2. To be honest. I tried and tested lupromax. Frankly its just a gimmick seriously.

    I stick to and old cheap mobil1 which has been in the industry way longer. I feel my engine perform better.

    Lupromax is just expensive with Gimmick marketing unreliable oil

    1. Personally, I won’t go so far to call them an “unreliable oil”. But the unprovoked comments and legal threat was a nasty surprise. Boo on them!

    1. Can I have the medal circular with a threaded hole in the middle? I’d like to spin that on a motor and press some metal bearings on it. =P

    1. LOL! Quite frankly, this particular product and company didn’t really quite catch my attention…. at least until now. But NOW that it got my attention, I think I might have a follow up piece on them… Stay tuned!

  3. Second this! I have used lupromax before too and it feels so bad and lost its lubricant properties so quickly. This oil is just a low grade oil with fancy marketing and nice packaging. Just stick to the established oil companies and you will do fine.

    1. I typically refrain from making claims I cannot substantiate, and so wouldn’t go so far to claim that Lupromax is “just a low grade oil with fancy marketing and nice packaging.” Really, the essence of this piece is to highlight the bullying behavior of a Managing Director of an oil company just because I produced a purely neutral piece of educational material that *might* make his company look bad.

  4. ahahahahaha you’ve been blocked on FB by him.

    i have been thru a similar experience. a retard shot me an FB pm accusing me of something then totally blocked me. hello?

    1. Baah… leave it. Move on. As a general rule, I don’t let such people bother me. But at the same time, I won’t let such people BULLY me too. They’re quite different! Unfortunately, this happened to fall a little bit on the latter.

  5. πŸ‘πŸ‘πŸ‘πŸ‘πŸ‘πŸ‘πŸ‘πŸ‘πŸ‘πŸ‘
    Well done. Time someone wrote about these β€œSnakeoils”.
    Totally agree. Often β€œBig Petrol Co Brand” oil and old established specialist oil Co (Cast**l, Mot**, El*, Tot**, etc) offer great oil with a lot of $$$ spent on R&D. Safe bet for most of us.
    Lastly, perhaps a tip for all. If I see a new brand of oil, I turn the bottle around to look for the name and address of the manufacturer. Cheapo oil usually dont print full address (no ownership of product). Do that next time you see one one the shelf.
    R

    1. There are a lot of half-truths, un-truths, outright (marketing) lies, and deception techniques out there. If you’ve read my previous post, I was merely highlighting a possible one in general. Being *unreasonably* defensive invariably sends a red flag warning and arouses a “snakeoil” suspicion.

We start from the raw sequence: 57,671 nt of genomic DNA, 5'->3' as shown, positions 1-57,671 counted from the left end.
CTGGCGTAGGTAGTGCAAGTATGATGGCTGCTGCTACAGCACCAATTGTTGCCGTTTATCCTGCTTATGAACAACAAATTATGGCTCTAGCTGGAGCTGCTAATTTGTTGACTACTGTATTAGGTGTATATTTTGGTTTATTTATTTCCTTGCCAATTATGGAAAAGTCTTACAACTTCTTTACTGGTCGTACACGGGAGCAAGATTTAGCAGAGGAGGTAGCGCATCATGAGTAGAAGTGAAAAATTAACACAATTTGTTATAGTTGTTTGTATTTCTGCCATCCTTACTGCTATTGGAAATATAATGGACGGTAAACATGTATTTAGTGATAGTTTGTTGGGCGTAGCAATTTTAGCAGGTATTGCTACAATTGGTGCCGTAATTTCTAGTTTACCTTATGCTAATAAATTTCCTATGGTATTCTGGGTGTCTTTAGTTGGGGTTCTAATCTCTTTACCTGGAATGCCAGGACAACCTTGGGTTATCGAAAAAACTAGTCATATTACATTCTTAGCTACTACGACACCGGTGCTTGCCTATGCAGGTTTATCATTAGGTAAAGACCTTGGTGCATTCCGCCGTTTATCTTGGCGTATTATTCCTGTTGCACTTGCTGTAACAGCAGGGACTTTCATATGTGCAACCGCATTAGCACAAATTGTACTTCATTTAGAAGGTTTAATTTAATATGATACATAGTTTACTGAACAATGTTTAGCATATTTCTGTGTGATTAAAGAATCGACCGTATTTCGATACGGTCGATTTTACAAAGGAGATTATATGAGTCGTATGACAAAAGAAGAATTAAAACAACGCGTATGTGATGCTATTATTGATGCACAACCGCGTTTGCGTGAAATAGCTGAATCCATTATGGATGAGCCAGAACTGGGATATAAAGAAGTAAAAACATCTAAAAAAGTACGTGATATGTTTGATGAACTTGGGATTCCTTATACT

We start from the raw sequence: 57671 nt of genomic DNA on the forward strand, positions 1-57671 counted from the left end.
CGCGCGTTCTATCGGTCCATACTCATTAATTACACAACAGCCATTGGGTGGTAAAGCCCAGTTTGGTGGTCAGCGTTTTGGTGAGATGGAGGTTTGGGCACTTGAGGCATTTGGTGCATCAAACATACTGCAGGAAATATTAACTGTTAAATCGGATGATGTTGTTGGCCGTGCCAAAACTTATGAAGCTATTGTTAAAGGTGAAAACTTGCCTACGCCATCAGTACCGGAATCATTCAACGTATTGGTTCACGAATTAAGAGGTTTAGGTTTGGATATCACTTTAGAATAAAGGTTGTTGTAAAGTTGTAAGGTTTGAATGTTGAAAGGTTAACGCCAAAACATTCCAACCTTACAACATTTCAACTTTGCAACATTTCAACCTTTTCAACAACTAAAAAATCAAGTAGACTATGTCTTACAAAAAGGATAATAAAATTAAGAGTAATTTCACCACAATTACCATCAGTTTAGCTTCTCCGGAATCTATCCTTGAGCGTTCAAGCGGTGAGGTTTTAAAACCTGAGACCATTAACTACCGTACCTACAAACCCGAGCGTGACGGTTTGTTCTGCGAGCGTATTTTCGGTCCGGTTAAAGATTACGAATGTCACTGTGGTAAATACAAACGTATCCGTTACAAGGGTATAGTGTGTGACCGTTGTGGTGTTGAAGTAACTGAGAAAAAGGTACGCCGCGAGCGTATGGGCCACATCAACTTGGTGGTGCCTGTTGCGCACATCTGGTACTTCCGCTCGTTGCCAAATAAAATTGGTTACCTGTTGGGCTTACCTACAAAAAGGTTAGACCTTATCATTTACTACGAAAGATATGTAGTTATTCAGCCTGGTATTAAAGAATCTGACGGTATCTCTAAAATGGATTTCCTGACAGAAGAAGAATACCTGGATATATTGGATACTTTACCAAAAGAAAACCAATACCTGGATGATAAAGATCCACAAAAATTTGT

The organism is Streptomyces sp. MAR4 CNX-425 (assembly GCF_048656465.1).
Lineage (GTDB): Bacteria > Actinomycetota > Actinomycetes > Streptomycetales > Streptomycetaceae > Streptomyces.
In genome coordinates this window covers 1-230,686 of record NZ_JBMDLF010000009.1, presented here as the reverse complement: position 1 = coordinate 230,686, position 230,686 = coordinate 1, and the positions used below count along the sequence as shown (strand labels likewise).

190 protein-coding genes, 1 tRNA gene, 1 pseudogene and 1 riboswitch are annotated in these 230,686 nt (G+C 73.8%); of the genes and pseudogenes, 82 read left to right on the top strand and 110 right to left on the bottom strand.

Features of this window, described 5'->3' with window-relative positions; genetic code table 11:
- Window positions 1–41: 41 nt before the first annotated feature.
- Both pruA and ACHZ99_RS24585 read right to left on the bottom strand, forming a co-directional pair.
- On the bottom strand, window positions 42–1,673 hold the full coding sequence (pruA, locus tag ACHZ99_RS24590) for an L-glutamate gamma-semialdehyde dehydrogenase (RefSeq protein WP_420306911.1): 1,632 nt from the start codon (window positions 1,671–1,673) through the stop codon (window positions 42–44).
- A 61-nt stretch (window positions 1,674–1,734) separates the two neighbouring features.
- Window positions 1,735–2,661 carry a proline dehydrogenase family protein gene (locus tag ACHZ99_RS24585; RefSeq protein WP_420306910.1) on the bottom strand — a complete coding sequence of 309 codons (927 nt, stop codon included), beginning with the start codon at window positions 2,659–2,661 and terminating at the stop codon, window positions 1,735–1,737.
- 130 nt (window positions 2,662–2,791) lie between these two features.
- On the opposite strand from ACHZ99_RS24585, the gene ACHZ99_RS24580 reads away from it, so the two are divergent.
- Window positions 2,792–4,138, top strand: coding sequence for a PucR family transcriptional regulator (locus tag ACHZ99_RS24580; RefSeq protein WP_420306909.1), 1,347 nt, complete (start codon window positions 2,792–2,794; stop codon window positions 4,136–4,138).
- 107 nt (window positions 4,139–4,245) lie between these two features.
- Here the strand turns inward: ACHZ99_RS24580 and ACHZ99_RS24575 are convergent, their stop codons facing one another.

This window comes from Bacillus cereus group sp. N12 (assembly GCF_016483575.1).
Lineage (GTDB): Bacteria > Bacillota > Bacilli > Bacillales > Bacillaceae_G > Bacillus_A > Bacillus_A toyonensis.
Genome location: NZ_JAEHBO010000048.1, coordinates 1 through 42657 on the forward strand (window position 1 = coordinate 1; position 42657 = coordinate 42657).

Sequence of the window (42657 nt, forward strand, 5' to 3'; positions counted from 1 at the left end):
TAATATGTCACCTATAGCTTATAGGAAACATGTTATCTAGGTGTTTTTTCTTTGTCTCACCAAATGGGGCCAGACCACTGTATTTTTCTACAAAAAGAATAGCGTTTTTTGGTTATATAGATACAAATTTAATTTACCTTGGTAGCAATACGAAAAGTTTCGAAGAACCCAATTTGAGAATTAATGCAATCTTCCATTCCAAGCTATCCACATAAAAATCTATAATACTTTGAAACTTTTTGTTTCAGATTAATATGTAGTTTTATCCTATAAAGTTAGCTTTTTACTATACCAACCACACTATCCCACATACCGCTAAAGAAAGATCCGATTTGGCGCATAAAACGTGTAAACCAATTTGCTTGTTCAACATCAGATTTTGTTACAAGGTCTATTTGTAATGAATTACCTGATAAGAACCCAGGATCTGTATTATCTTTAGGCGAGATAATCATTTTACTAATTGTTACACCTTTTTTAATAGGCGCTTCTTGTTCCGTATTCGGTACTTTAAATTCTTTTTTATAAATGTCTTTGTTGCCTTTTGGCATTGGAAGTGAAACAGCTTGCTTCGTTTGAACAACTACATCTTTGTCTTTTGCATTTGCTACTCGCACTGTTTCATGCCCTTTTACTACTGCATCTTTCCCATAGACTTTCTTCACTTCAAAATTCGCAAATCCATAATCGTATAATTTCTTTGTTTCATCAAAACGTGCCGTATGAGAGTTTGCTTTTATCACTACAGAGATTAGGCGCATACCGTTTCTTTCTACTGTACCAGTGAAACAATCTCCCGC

6. Great detective work!! The truth shall not be drowned by unscrupulous profiteers.

    ps: if u got extra time n nothing to do can consider challenging the few oil myths eg does synthetic/semi/mineral oil make a difference? can car engine oil be used? especially with reference to pulsar. As engine oil discussion (debate) often goes too personal (or legal-hahaha) I do not suggest brands testing.

    1. AFAIK, there is minimal viscosity difference between synthetic and mineral oils when new. Synthetics are synthesized in the oil labs, while mineral oils are highly refined petroleum. Biggest difference is that mineral oils tend to break down with use, and start to “thin out” towards the tail end of its life – offering lesser protection. Synthetics tend to be much more resilient and retain their viscosity even towards the tail end before oil change. But I know as a general culture, most Singaporeans change their oils VERY much before the recommended oil change intervals, and thus probably not affected by the mineral oils breaking down. So not much difference here.

      BUT… to complicate things, it’s the additive package in oils that differentiate the various brands. The “better” (aka more expensive) additives are usually reserved for the synthetic variants, and my understanding is that many (but not all) mineral oils come with (only) basic additive packages. It’s the additive package that adds anti-wear, anti-foaming, detergent, and other useful stuff to the engine oil to keep it running optimally.

      As a general rule, most wet-clutch motorcycle manufacturer do NOT recommend using oils designed for car engines due to the presence of various friction modifiers within the additive package. While these friction modifiers offer excellent metal-to-metal protection, they are not very friendly to clutches and may contribute to clutch slippages. Thus the JASO MA / MA2 standard was introduced to address just that.

      Engine oils has always been (and will probably remain so forever) a very controversial topic. It’s very personal what one chooses to feed his engine. So…. don’t get me started on this potentially flaming topic… Hahhaah.